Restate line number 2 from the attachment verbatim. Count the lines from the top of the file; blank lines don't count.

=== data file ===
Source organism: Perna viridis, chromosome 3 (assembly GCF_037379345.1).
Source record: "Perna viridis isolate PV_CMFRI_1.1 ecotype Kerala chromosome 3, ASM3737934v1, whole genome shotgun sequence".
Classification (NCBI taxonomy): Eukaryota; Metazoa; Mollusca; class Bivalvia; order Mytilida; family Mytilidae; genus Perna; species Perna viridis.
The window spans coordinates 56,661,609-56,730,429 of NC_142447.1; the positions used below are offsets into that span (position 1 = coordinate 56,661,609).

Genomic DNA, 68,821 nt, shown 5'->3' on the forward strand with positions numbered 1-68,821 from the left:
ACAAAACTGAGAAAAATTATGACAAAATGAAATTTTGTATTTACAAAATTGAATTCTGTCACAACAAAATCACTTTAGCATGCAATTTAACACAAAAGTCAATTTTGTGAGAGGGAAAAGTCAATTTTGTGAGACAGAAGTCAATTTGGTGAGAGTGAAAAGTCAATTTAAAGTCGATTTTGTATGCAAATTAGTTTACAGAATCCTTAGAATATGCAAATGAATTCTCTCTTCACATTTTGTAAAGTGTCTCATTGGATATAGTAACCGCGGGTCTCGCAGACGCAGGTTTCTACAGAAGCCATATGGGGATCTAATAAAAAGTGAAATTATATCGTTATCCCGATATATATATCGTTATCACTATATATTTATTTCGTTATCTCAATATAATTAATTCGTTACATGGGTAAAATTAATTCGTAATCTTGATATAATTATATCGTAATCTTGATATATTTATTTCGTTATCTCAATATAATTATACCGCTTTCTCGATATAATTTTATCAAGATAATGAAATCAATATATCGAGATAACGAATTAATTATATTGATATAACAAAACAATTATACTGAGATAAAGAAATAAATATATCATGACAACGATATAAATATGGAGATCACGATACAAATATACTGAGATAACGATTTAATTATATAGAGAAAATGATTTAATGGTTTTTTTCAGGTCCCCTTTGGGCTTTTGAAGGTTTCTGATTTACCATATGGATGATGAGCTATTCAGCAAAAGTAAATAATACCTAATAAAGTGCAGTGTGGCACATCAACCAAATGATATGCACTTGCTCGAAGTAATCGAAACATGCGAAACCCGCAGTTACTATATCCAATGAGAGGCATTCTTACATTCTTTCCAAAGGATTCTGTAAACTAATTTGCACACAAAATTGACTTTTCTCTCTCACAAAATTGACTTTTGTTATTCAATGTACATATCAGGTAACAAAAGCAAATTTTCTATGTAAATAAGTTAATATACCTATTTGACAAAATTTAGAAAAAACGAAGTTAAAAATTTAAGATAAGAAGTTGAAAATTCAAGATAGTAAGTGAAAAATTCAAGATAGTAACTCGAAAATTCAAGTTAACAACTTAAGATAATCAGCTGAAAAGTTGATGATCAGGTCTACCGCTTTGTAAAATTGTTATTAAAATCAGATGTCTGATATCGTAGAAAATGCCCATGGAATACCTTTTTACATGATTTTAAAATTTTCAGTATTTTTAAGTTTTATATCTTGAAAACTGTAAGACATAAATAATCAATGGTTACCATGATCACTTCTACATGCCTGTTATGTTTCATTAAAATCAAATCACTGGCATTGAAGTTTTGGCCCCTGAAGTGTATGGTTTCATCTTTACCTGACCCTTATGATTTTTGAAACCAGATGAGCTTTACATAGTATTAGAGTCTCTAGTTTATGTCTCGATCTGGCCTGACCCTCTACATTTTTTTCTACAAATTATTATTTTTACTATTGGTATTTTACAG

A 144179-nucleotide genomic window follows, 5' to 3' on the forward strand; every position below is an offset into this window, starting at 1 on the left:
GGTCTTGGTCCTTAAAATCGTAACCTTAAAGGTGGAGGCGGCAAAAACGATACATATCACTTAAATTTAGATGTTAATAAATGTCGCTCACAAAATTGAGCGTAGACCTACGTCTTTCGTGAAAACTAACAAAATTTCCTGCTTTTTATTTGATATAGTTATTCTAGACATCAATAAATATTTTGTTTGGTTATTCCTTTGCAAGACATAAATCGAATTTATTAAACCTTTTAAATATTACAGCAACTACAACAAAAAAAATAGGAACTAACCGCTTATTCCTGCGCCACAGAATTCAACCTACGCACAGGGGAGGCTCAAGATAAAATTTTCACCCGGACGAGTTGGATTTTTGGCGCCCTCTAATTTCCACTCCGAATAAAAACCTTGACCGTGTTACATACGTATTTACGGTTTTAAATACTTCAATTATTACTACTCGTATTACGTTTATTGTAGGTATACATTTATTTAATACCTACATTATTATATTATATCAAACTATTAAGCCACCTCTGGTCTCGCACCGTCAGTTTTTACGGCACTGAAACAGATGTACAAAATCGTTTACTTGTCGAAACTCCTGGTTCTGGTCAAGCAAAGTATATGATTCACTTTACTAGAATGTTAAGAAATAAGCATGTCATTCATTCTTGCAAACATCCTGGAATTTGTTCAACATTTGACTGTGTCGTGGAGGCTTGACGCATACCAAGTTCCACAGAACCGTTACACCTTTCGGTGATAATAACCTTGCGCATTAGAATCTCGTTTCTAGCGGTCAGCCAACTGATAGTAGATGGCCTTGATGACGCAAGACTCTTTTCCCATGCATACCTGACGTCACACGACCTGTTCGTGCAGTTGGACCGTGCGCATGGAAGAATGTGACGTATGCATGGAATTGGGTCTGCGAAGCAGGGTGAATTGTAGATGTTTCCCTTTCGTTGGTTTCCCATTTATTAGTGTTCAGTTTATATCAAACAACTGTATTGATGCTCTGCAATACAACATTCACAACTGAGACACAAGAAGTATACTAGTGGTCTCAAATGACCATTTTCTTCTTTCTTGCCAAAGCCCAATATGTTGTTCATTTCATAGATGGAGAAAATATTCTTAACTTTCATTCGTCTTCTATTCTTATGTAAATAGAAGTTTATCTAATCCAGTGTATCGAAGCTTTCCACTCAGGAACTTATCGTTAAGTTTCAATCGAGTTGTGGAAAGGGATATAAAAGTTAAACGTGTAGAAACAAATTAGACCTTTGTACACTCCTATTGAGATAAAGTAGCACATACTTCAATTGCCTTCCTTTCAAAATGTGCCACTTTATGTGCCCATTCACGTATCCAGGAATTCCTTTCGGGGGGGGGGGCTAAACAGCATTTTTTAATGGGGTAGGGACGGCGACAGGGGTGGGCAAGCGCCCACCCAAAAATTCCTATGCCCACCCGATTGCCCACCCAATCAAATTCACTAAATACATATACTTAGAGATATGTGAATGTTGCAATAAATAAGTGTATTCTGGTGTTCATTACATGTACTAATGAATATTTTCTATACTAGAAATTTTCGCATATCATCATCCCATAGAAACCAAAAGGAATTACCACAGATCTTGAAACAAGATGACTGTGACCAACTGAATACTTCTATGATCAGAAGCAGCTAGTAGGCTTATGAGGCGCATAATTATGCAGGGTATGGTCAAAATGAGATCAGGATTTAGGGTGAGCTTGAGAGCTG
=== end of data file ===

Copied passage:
Source record: "Perna viridis isolate PV_CMFRI_1.1 ecotype Kerala chromosome 3, ASM3737934v1, whole genome shotgun sequence".